Recife, Brazil, one of the nation's oldest and largest cities and the capital of Pernambuco state. It lies on the Atlantic coast in northeastern Brazil, about 8 degrees south of the Equator. The downtown area is situated on an island, part of a peninsula, and a section of the mainland—all linked by numerous bridges. Waterways and canals are numerous; the city is sometimes called the "Venice of Brazil."
Recife is located in an area that produces sugarcane, cotton, and tobacco. Industries include food processing and the manufacture of electronic items, leather goods, textiles, and pharmaceuticals. The city is one of Brazil's leading ports and a hub for rail, road, and air transportation. Colonial churches, Portuguese and Dutch forts, pleasant beaches, and a number of museums are among the city's attractions. Recife is the seat of two universities.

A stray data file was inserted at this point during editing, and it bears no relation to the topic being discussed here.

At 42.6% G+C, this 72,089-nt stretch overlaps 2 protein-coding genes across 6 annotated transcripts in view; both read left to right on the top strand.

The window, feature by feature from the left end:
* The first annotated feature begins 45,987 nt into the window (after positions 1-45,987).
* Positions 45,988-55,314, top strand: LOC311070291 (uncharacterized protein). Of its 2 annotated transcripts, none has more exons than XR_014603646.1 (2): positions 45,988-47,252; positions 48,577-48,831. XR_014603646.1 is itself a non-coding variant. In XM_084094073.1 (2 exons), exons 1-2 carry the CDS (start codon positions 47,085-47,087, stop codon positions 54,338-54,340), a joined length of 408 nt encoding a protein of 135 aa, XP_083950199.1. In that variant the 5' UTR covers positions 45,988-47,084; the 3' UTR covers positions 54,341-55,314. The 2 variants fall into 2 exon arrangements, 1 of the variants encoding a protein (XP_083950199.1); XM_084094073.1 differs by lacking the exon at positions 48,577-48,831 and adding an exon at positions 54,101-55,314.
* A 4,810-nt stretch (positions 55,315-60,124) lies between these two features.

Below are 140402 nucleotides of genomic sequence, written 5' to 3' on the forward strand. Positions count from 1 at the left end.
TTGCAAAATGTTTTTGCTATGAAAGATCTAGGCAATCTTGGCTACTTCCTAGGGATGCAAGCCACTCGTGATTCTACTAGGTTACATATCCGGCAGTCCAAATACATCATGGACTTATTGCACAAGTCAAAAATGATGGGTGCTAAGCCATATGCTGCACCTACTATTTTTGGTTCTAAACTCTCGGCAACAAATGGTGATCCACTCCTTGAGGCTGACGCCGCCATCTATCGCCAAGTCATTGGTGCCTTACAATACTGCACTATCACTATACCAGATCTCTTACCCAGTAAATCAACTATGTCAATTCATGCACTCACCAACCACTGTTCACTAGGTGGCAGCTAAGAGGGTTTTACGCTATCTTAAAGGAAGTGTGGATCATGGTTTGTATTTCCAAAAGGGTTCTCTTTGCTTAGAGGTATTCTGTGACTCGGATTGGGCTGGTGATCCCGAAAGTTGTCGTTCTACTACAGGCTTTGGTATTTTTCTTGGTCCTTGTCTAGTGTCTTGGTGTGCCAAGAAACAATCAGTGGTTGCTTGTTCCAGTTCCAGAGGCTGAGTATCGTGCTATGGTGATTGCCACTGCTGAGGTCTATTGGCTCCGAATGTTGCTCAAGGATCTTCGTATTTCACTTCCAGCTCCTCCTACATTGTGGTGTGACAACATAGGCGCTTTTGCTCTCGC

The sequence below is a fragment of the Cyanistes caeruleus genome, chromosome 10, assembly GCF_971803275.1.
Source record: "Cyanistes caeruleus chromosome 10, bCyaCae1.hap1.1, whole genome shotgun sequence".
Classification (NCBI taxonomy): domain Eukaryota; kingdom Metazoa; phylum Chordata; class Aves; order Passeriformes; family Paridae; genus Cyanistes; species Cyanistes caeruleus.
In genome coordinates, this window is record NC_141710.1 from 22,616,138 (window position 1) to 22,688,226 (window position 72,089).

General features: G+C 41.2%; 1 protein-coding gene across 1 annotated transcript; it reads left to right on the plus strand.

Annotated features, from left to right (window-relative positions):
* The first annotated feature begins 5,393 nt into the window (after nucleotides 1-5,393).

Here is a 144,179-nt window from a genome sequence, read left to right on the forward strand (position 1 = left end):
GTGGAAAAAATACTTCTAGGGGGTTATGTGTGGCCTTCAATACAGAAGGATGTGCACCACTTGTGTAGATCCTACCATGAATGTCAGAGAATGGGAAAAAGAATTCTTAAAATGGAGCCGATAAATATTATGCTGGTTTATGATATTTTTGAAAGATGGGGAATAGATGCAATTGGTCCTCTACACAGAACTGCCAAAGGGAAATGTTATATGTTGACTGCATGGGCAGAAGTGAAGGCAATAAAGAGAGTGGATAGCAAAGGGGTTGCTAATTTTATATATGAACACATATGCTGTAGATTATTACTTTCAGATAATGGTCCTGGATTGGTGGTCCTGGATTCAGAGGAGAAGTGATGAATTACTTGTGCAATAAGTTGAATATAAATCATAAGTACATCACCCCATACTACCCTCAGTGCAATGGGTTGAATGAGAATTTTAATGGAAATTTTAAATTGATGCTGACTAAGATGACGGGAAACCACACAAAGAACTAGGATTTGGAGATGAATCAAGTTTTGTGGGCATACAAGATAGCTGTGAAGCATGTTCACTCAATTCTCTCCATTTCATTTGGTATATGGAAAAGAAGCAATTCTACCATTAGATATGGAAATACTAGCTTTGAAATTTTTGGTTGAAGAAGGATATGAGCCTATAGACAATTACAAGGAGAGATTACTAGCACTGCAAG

Recife was founded by Portuguese settlers in 1548. It was occupied from 1630 until 1654 by the Dutch, who greatly improved the city. At the end of Dutch rule, Recife reverted to the Portuguese, became the capital of Pernambuco, and grew to become the chief commercial city in northeastern Brazil.